ICE FM: The World’s Most Remote — and Coldest — Radio Station

Down in Antarctica, a volunteer radio station is keeping researchers and staff warm with an eclectic variety of music.
This is a photo of Antarctica. McMurdo Station
McMurdo Station, home to the most remote radio station on the planet. Courtesy National Science Foundation

In pictures, it’s difficult to say whether or not McMurdo Station is actually on the remote, icy planet Hoth from Star Wars. A cluster of low-lying dwellings sprout out from volcanic rock and are surrounded by miles and miles of snow and ice. But it is indeed located here on Earth, in Antarctica. 

The American research base has been operating since 1955. In that desolate, frozen, isolation, scientists perform vital astrophysics, biology, geology, glaciology, geomorphology, ice core, ocean, and climate systems research. The station currently hosts a large staff of 600, which blossoms to around 1,000 during the “summer” season. That’s practically a small town, and like any small town, they need everyone from cooks, to welders, to police officers, to artists and writers.

There’s a bit of a chill in the air these days, but it’s nothing compared to the average -70.6 degrees Fahrenheit that the brave McMurdo employees face day in and day out. What do you do down there in your free time? What happens when the cold starts to get to you? You could head out into a storm, go snowblind, and freeze to death. Or, you could hunker down and tune into Antarctica’s only radio station: ICE 104.5 FM AFAN (American Forces Antarctic Network).

This is a photo of McMurdo Station in Antarctica.
Angelo Bovara, a cook at McMurdo Station in Antarctica, takes a break from feeding scientists to feeding them music. Courtesy of National Science Foundation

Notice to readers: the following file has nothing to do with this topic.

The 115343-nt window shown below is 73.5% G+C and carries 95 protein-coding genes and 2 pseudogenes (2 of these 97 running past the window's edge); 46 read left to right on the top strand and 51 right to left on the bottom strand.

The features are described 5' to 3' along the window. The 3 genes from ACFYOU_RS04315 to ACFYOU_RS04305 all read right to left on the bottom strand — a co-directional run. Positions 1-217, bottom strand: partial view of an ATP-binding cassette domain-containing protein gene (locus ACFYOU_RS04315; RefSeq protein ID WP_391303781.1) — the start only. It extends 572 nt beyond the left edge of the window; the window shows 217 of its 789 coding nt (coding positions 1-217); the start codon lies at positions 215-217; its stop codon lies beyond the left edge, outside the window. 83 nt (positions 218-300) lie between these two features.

That’s right, somewhere down there, in a small room just off the mess hall, close to the southernmost point of our small blue planet, there’s a radio DJ spinning tunes for researchers, seals and penguins alike. Maybe even literally spinning, because although McMurdo Station uses modern radio technology, they are still holding onto a treasure trove of over 12,000 vinyl records, giving the airwaves — already a retro form of media — an even more nostalgic aura.

ICE FM is run by a team of volunteer disc jockeys from across the station: construction workers, military personnel, scientists, and ice divers sharing their eclectic taste with others far from home. Angelo Bovara is one of those DJs. He’s really down there as a production cook, feeding the station’s workers. “Today I made pork chops for 300 people,” he writes in an email. “Tomorrow I might be making 80 gallons of soup or 200 pounds of steak.”

Email was the best way to get in touch with Bovara. Internet bandwidth is a luxury at the station and is mostly reserved for scientific purposes, so a video call was basically out of question. It’s for that very reason that 104.5 is so important to Antarctica. “Bandwidth is at too high of a premium (and science dedicated) here to let everyone stream their own thing,” Bovara writes. “So we have the radio station.”

Kristyn Carney is the most experienced DJ on the base with almost 20 years under her belt, and has been working at the base since 1997 in various roles from cook to supervising fleet operations. She says that she had never considered becoming a DJ. “It kind of happened accidentally,” she says. “A friend of a friend had us on her show a couple of times, and I just thought, ‘Oh my goodness, this is amazing.’”